# 8.6 Costs of Recruitment

## Costs of Recruitment

Part of recruitment planning includes budgeting the cost of finding applicants. For example, let’s say you have three positions you need to fill, with one being a temporary hire. You have determined your advertising costs will be $400, and your temporary agency costs will be approximately$700 for the month. You expect at least one of the two positions will be recruited as a referral, so you will pay a referral bonus of \$500.

Here is how you can calculate the cost of recruitment for the month:

cost per hire = advertising costs + recruiter costs + referral costs + social media costs + event costs.

$\400 + \700 + \500 = \frac{\1600}{3} = \533 \text{ recruitment cost per hire}$

In addition, when we look at how effective our recruiting methods are, we can look at a figure called the yield ratio. A yield ratio is the percentage of applicants from one source who make it to the next stage in the selection process (e.g., they get an interview). For example, if you received two hundred résumés from a professional organization ad you placed, and fifty-two of those make it to the interview state, this means a 26 percent yield (52/200). By using these calculations, we can determine the best place to recruit for a particular position. Note, too, that some yield ratios may vary for particular jobs, and a higher yield ratio must also consider the cost of that method, too. For an entry-level job, campus recruiting may yield a better ratio than, say, a corporate recruiter, but the corporate recruiter may have higher cost per hires.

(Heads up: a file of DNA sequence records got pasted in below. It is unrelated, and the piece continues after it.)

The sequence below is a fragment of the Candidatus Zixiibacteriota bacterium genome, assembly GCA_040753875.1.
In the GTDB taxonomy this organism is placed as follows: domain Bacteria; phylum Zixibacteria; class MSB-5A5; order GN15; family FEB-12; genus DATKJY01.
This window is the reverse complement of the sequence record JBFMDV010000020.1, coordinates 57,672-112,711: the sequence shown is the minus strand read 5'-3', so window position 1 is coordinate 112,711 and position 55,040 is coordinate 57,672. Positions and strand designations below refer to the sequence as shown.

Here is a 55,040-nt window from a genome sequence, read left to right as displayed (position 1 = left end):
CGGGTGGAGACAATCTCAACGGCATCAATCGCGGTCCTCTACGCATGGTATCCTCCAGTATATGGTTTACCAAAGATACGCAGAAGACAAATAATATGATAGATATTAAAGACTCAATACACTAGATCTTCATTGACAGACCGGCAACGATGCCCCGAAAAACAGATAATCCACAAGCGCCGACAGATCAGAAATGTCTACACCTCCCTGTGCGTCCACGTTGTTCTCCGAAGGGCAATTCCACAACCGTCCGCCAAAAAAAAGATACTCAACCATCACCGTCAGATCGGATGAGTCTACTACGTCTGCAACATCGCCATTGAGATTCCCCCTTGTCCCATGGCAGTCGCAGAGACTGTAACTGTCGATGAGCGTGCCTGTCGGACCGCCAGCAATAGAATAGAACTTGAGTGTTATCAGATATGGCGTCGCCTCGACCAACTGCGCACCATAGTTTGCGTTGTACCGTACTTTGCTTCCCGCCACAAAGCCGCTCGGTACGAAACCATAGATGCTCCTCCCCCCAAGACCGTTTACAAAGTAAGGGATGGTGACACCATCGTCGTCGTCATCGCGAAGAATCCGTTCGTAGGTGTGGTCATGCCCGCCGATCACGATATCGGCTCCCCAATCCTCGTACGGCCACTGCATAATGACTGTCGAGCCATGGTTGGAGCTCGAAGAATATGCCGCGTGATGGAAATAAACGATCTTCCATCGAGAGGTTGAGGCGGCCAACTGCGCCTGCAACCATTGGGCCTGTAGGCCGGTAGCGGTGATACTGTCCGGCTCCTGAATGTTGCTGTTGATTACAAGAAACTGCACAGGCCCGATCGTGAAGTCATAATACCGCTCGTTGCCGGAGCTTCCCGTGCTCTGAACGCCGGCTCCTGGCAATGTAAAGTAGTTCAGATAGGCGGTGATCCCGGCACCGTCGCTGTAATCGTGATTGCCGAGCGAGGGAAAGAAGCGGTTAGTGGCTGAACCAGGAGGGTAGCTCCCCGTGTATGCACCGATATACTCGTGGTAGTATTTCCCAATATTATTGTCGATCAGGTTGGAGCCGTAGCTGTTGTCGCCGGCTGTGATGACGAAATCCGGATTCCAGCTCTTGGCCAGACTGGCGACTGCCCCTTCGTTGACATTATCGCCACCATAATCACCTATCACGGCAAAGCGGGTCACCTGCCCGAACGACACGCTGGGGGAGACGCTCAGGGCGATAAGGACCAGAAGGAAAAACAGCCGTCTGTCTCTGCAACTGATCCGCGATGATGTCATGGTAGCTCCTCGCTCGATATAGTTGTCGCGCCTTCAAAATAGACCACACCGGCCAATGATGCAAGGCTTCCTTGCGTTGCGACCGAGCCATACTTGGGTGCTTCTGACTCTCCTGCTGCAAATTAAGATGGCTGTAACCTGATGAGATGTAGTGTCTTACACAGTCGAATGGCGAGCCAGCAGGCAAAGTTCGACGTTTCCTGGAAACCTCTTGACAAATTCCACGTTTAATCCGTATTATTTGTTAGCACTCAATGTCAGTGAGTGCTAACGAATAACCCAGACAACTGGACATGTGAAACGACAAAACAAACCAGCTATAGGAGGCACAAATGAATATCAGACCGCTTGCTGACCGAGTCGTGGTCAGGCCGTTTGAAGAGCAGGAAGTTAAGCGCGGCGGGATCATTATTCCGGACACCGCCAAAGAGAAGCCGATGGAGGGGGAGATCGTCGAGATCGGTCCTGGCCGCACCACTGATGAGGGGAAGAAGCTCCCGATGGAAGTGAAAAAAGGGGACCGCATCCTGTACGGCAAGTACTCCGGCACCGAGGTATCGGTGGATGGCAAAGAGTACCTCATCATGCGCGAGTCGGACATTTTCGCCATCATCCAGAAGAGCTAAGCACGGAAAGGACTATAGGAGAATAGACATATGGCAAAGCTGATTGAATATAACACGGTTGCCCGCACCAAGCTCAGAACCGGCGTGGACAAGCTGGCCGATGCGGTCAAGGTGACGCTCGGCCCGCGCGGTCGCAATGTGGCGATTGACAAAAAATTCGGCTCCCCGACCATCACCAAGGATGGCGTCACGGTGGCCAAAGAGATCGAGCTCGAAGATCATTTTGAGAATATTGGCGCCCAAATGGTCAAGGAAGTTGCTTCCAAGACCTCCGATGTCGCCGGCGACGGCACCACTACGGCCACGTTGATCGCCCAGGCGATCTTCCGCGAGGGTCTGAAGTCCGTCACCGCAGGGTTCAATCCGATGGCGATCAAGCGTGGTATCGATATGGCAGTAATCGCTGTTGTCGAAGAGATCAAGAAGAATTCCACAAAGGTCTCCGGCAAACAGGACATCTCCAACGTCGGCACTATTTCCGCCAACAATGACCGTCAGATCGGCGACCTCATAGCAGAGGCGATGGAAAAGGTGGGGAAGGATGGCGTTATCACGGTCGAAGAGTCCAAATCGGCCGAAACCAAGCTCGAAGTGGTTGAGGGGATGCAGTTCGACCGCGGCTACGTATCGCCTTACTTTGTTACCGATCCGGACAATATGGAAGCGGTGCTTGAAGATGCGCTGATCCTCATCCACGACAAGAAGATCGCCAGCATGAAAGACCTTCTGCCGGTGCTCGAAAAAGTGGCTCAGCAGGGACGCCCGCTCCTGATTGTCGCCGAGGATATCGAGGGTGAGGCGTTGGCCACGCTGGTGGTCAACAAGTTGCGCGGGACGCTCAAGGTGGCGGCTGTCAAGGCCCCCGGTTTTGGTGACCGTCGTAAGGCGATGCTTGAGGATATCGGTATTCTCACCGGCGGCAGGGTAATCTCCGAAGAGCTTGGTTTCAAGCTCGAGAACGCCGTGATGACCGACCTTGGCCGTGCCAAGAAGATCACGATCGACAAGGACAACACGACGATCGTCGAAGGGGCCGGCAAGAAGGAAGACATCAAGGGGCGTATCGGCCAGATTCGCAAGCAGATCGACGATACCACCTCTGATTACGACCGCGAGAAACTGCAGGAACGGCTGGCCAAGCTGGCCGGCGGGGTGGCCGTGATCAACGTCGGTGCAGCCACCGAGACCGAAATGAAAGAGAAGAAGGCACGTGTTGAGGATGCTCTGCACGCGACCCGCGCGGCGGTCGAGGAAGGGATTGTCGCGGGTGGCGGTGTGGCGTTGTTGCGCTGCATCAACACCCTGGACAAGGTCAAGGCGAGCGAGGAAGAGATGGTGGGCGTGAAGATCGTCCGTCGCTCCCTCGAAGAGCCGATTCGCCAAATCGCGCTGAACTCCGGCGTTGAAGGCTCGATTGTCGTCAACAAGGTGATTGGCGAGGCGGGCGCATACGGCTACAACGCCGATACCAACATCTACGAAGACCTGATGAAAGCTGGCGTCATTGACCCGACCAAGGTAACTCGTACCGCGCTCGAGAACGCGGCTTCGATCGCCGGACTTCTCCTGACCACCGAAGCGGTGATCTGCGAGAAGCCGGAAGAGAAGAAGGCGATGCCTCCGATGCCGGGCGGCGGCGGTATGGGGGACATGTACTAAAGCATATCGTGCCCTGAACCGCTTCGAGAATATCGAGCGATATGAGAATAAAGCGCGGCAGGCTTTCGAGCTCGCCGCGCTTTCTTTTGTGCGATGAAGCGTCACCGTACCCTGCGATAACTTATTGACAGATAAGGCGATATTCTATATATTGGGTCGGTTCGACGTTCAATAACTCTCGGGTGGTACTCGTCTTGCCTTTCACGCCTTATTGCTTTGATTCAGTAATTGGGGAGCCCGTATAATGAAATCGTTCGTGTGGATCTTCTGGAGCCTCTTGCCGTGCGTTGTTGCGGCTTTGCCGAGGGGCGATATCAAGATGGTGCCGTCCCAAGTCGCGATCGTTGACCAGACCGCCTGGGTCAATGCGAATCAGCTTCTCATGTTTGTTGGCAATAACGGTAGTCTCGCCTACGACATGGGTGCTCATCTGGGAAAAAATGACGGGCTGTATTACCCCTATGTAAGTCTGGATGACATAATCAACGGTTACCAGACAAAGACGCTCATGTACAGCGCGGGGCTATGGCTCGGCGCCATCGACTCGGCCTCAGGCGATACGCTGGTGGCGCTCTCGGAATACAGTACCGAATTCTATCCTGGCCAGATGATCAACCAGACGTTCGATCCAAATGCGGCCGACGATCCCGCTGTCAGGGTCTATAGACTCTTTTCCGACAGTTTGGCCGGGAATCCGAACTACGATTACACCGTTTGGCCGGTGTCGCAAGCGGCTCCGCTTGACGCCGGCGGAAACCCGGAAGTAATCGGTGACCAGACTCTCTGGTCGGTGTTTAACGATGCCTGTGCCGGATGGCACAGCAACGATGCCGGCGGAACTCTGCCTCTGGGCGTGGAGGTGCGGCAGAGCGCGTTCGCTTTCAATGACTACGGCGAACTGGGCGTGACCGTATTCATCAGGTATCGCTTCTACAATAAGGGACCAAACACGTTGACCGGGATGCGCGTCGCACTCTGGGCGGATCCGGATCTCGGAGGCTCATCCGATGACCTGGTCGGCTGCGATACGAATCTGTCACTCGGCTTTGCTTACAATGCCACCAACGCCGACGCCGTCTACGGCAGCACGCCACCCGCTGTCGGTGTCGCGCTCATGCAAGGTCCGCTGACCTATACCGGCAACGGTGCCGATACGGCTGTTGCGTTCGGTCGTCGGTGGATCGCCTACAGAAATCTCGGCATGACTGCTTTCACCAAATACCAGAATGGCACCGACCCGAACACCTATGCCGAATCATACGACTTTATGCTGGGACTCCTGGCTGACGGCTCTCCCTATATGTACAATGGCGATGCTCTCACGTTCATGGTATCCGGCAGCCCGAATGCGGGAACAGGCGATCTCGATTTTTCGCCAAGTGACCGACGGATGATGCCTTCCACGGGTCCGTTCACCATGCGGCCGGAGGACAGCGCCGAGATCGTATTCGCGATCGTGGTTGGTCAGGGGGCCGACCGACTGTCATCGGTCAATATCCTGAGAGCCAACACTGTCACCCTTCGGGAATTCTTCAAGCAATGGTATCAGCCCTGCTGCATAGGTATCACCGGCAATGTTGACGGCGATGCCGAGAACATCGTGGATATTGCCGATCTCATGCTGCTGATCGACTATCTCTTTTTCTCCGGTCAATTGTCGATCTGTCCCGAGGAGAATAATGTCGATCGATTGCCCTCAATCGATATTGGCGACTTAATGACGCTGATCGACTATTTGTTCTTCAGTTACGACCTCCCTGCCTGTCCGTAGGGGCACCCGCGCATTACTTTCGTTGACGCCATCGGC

## Five Ways of Hiring High-Impact Sales Professionals

1. Asking the right questions: Who is a successful salesperson for you?
2. Clarity on defining the job role backed by skill analysis
3. Using psychometric assessments to test talent potential
4. Investing in the right assessment tools unique to your sales strategy
5. Combining assessment scores with structured interviews

### 1. Asking the right questions: Who is a successful salesperson for you?

A successful salesperson comes with product and customer knowledge and is driven to thrive in today’s competitive economy by seeking out business opportunities and continuously learning and unlearning. There are four key traits that set them apart when it comes to closing deals and strengthening the sales culture: interpersonal skills, passion for the role, emotional intelligence and resilience. Organizations today need to add these traits to their list before setting out on their hiring process, as this will ensure that they recruit more strategically and will empower them to recognize the critical people skill sets in their talent pipeline. As a result, they will be able to hire faster and better, keeping the unique organizational vision in mind.

### 2. Clarity on defining the job role backed by skill analysis

This is a follow-up to the earlier strategy but is tied to the message we give our candidates. We all know that job descriptions (JD) are integral to inviting the desired candidates, and we can only write that sharp JD by having complete clarity beforehand on the skill sets we seek and the assigned responsibilities. So as much as it’s about you outlining why this role adds value to the growth strategy, it also enables the potential hire to understand their purpose in the organization. This is key to bringing talent on board.